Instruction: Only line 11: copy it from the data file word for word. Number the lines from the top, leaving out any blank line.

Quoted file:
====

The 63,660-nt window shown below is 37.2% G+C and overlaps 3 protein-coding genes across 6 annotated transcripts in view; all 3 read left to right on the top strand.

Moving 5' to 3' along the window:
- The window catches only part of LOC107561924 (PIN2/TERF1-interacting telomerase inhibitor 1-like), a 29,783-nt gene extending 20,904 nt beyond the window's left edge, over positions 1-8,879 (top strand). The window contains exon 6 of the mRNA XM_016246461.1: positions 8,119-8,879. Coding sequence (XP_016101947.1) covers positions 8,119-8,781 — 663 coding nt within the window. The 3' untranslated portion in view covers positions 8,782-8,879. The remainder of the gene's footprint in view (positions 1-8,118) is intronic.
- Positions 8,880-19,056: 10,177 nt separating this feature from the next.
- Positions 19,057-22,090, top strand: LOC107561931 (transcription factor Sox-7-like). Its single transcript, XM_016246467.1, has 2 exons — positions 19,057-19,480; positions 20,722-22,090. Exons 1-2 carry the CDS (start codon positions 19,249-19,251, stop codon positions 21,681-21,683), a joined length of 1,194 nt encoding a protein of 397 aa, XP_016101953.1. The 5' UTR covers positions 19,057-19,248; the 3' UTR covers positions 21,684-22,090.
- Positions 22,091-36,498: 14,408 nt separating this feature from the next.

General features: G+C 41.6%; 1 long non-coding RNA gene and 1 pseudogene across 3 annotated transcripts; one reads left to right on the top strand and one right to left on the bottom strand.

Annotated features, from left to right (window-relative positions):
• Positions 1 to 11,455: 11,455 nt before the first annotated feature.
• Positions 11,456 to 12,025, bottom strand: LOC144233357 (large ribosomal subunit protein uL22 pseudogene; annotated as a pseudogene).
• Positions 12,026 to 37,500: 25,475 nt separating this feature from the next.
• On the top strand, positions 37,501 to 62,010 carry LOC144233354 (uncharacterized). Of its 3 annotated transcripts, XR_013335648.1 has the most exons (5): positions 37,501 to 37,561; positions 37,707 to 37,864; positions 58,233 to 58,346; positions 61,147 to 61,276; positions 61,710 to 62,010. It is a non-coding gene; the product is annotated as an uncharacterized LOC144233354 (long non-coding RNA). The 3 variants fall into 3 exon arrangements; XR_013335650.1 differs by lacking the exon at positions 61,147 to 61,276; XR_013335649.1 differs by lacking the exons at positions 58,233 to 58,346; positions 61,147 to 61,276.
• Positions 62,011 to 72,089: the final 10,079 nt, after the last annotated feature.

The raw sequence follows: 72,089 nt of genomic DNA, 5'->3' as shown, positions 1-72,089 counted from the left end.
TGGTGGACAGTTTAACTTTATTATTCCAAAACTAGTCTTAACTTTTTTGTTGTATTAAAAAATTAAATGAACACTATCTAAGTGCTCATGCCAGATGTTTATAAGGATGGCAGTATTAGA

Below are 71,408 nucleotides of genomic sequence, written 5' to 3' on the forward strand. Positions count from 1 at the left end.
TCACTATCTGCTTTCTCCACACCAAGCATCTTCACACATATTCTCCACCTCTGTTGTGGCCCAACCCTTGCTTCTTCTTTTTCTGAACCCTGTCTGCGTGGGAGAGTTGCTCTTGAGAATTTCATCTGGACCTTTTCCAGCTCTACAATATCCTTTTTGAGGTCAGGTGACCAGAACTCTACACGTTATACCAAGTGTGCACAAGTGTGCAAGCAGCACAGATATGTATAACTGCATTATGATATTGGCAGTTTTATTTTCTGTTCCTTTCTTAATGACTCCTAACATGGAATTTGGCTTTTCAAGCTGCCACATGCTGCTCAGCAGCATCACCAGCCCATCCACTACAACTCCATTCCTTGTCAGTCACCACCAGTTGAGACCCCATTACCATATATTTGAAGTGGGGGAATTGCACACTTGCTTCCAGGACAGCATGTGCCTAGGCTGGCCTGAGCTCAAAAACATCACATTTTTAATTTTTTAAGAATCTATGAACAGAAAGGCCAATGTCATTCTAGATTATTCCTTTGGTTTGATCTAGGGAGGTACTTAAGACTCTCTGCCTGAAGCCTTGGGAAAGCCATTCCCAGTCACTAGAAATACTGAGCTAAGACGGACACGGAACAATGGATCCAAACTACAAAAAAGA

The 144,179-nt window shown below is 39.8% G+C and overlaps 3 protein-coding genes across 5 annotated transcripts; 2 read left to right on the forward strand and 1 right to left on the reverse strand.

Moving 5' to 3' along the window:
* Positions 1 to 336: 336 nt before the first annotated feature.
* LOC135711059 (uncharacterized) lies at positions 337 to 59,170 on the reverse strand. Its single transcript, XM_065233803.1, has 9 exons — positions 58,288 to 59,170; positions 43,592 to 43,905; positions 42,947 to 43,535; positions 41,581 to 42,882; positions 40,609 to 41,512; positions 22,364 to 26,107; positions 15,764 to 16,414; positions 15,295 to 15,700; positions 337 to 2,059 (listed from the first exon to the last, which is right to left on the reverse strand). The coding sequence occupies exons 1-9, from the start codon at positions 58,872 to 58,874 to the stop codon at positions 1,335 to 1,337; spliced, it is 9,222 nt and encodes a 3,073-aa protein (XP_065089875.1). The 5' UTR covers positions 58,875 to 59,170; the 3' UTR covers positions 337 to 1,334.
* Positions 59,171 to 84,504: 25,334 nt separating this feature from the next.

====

• Positions 12,026 to 37,500: 25,475 nt separating this feature from the next.